PFG News and Blog

Election Results and Market Implications

Bristling attacks, FBI investigations, hidden audio tapes, the Russians, and even a surprise ending involving a guy named Weiner. This is not a discarded manuscript for a poorly written spy novel, but rather a summation of how the modern-day popularity contest to choose the most powerful person on earth unfolded yesterday. The circus is over. Trump has won. What happens next?

The Trump win was unexpected and the investment markets are acting accordingly. Only once in the modern era has such an election surprise occurred. In 1948, Harry Truman was losing by what appeared to be an insurmountable lead only to hold up an infamously wrong newspaper headline. The stock market immediately dropped by 4% and was down by 10% before the end of the week. The markets were not enraged by the fact that Harry Truman won, but rather by the fact that an outcome occurred that they thought wasn’t a realistic possibility. Overnight markets have responded similarly to this modern-day election event because it came as such a surprise too. Markets always have and always will hate surprises.

Benefits of staying the course instead of politically driven investment decision making graph 

Beyond the surprise, markets also despise uncertainty and the path forward has become much more uncertain as it relates to health care, regulations, and international trade deals, amongst others. Some of these issues can be manipulated via executive orders directly by the President, but much will be caught in the gridlock that has come to dominate the political arena. Even though Republicans now control the Presidency, House of Representatives and the Senate for the first time in nearly 90 years, Democrats will still be able to block most decisions.

Thus, the names may have changed, but the gridlock remains the same. Over time, government gridlock has generally been viewed positively by the stock market, as the less that gets accomplished, the less regulation and the less government spending result. However, that conventional wisdom has become challenged in recent years because government gridlock—which has always ebbed and flowed over time— has gotten much worse, suggesting a high level of dysfunction among the leaders of this country. As toxic as the current political environment is in Washington, a filibuster proof 60% super-majority in the Senate is required to see any major initiatives pass in the halls of Congress; and this is not currently the case.

The U.S. election will, as always, give us sufficient reasons for both optimism and despair. But as investors, whether our preferred outcome materialized or not, we must keep our focus on where economic value is being created under the circumstances that actually occur, not on what would have happened had our choice been realized.

So who really won and lost with yesterday’s election? As always, diversified and long-term investors will win the day, while those focused on fear instead of fundamentals in their decision making process will lose. We’ve graphed it before but we need to graph it again to highlight the stark difference between investing based upon political tides, instead of maintaining course for the long-run regardless of Republican or Democratic White House occupation.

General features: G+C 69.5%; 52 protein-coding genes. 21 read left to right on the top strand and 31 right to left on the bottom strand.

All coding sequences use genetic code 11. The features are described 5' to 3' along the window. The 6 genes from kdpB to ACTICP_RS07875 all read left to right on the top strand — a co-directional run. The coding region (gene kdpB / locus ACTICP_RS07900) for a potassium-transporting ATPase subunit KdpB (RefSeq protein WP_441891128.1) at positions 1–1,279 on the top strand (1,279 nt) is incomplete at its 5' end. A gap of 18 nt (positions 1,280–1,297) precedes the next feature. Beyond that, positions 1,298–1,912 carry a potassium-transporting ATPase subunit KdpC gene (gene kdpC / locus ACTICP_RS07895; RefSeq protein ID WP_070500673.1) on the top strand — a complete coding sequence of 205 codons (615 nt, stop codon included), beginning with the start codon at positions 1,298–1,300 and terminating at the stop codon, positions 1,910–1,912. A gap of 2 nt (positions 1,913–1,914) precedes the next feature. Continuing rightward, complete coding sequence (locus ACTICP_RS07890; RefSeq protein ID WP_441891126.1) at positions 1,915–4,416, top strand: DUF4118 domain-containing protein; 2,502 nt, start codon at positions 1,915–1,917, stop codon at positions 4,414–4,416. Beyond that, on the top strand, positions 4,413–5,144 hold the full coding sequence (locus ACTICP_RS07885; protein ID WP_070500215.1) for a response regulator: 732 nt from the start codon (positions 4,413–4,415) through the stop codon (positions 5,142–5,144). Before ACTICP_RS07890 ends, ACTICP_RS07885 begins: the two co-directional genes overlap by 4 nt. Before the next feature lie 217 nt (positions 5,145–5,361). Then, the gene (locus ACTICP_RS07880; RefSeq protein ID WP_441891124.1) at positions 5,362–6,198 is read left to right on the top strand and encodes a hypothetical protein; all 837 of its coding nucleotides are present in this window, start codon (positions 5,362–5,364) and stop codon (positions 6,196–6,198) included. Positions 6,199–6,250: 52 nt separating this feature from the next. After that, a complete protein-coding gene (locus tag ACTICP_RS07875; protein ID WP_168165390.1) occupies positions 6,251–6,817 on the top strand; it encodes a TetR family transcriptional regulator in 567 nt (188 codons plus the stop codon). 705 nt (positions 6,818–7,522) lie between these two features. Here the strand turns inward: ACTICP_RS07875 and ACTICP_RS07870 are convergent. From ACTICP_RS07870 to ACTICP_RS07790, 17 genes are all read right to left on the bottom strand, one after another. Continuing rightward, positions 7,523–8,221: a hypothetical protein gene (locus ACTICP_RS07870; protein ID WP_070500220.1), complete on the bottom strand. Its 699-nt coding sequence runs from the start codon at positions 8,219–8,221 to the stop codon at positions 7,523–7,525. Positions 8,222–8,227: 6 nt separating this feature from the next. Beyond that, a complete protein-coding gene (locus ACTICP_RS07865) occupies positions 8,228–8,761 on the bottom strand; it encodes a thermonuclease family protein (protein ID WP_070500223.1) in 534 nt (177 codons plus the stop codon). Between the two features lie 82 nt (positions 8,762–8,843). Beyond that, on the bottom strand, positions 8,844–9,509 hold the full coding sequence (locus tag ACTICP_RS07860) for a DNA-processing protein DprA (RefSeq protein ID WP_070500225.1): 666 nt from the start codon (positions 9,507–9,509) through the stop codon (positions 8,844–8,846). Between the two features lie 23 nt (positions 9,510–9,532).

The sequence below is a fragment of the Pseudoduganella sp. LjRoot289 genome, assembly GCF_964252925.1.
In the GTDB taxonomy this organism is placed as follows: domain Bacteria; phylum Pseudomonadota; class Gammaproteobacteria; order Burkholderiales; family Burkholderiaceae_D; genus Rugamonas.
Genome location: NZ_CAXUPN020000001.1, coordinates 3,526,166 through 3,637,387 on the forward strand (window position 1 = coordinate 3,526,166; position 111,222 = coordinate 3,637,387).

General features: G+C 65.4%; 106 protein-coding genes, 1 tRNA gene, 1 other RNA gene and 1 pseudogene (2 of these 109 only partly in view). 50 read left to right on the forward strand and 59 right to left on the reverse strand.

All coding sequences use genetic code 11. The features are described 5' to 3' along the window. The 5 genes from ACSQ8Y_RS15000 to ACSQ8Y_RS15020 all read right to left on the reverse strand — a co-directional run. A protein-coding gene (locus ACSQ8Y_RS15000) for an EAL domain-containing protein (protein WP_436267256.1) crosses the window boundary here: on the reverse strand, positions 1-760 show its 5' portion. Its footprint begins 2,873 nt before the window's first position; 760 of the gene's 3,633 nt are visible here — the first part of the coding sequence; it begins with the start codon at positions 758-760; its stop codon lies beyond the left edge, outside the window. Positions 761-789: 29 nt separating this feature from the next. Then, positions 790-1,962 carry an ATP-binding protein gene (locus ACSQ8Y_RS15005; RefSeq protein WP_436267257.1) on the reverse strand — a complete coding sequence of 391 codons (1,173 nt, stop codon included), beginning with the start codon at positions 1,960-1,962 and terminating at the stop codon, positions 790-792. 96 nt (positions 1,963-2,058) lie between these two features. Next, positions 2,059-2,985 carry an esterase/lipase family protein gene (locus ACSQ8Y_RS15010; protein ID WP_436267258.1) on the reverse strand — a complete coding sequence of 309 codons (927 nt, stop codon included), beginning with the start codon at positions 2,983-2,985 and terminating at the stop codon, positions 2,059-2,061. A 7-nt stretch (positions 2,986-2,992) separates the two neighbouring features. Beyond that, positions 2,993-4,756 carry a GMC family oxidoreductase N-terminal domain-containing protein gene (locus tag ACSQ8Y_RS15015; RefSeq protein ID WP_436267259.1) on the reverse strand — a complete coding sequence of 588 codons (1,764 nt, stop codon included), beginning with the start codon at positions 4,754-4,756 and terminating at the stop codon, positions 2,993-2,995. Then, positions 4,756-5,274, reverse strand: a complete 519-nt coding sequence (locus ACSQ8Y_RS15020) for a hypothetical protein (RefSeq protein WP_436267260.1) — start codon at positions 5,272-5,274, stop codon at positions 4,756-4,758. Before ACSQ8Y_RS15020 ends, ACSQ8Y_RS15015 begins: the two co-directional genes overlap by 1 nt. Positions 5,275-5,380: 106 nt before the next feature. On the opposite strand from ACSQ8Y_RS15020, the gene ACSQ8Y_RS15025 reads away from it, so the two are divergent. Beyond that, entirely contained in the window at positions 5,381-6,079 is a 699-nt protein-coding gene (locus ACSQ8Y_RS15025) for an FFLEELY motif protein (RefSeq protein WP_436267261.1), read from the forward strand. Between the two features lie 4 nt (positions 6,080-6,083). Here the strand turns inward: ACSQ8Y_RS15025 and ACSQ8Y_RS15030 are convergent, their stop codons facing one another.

Let’s look at the underlying fundamentals of the economy that drive market returns over the long-term far more significantly than election results. GDP numbers were released for the 3rd quarter last Friday signaling an annualized growth rate of 2.9%. Companies are firing workers – a strong leading indicator for investment markets signaling corporate strength and confidence – at the lowest rate in 43 years. It would be historically unprecedented for the economy to dip in to a recession with these two data points trending positively.

Households and corporations are still being extremely cautious when it comes to spending. Bull markets don’t die from old age, but rather from euphoria leading to bubbles that eventually burst – such as real estate in 2008 and technology stocks in 2000. A wide swath of the American electorate woke up this morning thinking that the sky is falling because their candidate lost. This disappointment does not typically presage spending money like a drunken sailor. Caution will continue to rule supreme, which inturn will allow this plow-horse style of growth to continue to grind higher.

Events such as these do provide an opportunity to revisit your current investment allocations to determine if they are appropriate for your risk tolerance and time horizon – that is where we come in. Our strategies are designed to be “politically agnostic” with a diverse range of assets that all respond in a different manner to whatever market events manifest themselves. We are always available to discuss any details further that are specific to your circumstances.

Regardless of who won yesterday’s election, we all woke up this morning in an America that still represents the most dynamic economy in the world. That has not changed.

As always, thank you for your continued trust, confidence, and support in our investment process, longterm strategy and constant vigilance.

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